3. What do you think of how Hamlet speaks to his mother
4. Why does the ghost appear, who sees him, and what is his message?
5. Should we see King Hamlet's ghost in this scene. Why, why not?
6. What are Hamlet's final instructions to his mother?

To understand the movement of Act III, you may want to chart the entrances and exits of characters. Make note of how Shakespeare transforms and juxtaposes movement within and between the scenes. This will enable you to appreciate Shakespeare's stage craftmanship.  Remember dramatic irony in Hamlet relies both
on the use of space and the utterance of words.

Please note that your text varies considerably from the Oxford University text of Hamlet in regard to what we touched upon in class today. Immediately before the "To be or not to be" soliloquy the stage directions in the Oxford text read: "Claudius and Polonius [hide behind the arras]. Enter Hamlet."  Your text has Polonius and Claudius move to the rear of the stage, but not necessarily in a conscious effort to spy on Hamlet. There is a big difference, since their spying during this speech, adds tension and pregnancy to Hamlet's words, colors Claudius' lines which end the first scene, and foreshadows what happens later in the play. You may want to go onto Youtube, type in Hamlet, and view the third video down from the top -Act III, i.  or Sir Lawrence Olivier's performance of this soliloquy. 

Tuesday, October 19, 2010

John Milton's Petrarchan sonnet

"For Books are not absolutely dead things, but doe contain a potencie of life in them to be as active as that soule was whose progeny they are; nay they do preserve as in a violl the purest efficacie and extraction of that living intellect that bred them."  John Milton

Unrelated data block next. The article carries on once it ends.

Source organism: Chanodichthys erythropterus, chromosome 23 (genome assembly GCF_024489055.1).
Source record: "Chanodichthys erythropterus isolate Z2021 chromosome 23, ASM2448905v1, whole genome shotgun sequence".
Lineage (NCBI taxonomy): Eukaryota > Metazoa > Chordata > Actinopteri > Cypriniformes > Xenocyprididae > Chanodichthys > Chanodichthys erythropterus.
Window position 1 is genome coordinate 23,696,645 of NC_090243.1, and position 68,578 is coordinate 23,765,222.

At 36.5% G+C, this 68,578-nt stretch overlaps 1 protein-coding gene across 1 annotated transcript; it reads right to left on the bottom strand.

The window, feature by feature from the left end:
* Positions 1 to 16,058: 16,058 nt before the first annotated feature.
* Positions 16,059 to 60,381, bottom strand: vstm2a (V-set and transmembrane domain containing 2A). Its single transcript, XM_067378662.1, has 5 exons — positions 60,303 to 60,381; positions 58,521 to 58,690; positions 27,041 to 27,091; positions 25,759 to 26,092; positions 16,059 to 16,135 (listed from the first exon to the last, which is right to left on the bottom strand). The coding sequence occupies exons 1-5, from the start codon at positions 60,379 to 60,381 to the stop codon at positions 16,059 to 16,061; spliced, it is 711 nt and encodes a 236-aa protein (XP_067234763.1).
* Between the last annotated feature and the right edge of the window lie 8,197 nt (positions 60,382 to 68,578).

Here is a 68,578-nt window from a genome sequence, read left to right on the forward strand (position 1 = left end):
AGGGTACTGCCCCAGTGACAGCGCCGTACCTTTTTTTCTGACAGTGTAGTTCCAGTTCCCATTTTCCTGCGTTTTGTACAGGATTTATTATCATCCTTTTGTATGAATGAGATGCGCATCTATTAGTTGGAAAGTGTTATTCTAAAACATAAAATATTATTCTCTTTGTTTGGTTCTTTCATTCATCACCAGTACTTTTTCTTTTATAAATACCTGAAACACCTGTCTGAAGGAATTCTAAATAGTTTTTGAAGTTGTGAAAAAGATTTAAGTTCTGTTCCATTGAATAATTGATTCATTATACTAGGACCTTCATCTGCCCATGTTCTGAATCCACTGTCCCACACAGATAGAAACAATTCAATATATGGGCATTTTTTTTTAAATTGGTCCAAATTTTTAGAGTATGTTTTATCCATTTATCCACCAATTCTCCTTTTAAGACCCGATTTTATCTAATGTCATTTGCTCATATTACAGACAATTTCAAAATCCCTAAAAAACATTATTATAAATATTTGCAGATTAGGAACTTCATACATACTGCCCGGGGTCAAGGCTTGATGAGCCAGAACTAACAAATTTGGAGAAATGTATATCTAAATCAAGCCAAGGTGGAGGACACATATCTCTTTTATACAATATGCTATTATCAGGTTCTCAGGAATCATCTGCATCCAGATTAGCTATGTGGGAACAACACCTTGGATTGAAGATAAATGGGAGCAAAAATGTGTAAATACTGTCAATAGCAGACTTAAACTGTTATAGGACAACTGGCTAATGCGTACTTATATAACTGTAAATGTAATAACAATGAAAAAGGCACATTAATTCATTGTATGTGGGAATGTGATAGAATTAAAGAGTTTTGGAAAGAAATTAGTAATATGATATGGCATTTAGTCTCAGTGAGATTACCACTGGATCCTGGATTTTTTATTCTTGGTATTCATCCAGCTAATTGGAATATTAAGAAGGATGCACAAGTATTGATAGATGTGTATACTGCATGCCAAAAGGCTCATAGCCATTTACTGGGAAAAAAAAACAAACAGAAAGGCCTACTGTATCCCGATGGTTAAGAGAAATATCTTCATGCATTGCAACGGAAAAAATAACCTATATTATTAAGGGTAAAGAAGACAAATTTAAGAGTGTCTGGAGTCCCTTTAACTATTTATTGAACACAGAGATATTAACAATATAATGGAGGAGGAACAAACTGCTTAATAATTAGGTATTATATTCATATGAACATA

Sonnet: On his Blindness
              John Milton (1608-1674) 
When I consider how my light is spent,
    Ere half my days, in this dark world and wide,
    And that one talent which is death to hide,
    Lodged with me useless, though my soul more bent
To serve therewith my maker, and present
    My true account, lest he returning chide,
    Doth God exact day-labour, light denied?
    I fondly ask; but Patience to prevent
That murmur, soon replies, God doth not need
    Either man's work or his own gifts, who best
    Bear his mild yoke, they serve him best, his state
Is kingly. Thousands at his bidding speed
    And post o'er land and ocean without rest:
    They also serve who only stand and wait.

n.b. (note well) This is a Petrarchan sonnet. John Milton was one of Mary Shelley's favorite poets and he is the author of Paradise Lost.  In writing Frankenstein: Or the Modern Prometheus Shelley quoted from his poetry extensively - as she also did from both her husband's and Wordworth's.

Monday, October 18, 2010

Scorn Not the Sonnet (Sonnet/poetry test tomorrow)

               William Wordsworth (1770-1850)

Scorn not the Sonnet; Critic, you have frowned,
Mindless of its just honours; with this key
Shakespeare unlocked his heart; the melody
Of this small lute gave ease to Petrarch's wound;
A thousand times this pipe did Tasso sound;
Camoens soothed with it an exile's grief;
The Sonnet glittered a gay myrtle leaf
Amid the cypress with which Dante crowned
His visionary brow: a glow-worm lamp,
It cheered mild Spenser, called from Faeryland
To struggle through dark ways; and, when a damp
Fell round the path of Milton, in his hand
The Thing became a trumpet, whence he blew
Soul-animating strains -alas, too few!


Friday, October 15, 2010


Act II, i  Questions:
1. How does Polonius instruct Reynaldo to go about spying on Laertes in Paris?
2. Why does Reynaldo say, "My lord, that would dishonor him."?
3. How do you interpret Ophelia's description of Hamlets behavior in lines 99-112?
4. Why do you think Hamlet "raised a sigh so piteous and profound/That it did seem to shatter all his bulk/And end his being."?
5. How do you think Ophelia is being affected by Hamlet's behavior and her father's prohibitions?
6. What do you make of Polonius' interpretation of Ophelia's description of Hamlet's behavior?
7. Why does Polonius think he may be responsible for Hamlet's madness?

Act II, scene ii  is demanding, so be sure to read it aloud more than once and be sure to consult the explanatory notes to the left of the text.  I expect there will be many lines you will not comprehend, please just soar over them and finish the scene. It has a beauty and  an intensity that is quite extraordinary. Now reread it.  Now read the soliloquy which ends this act aloud once again.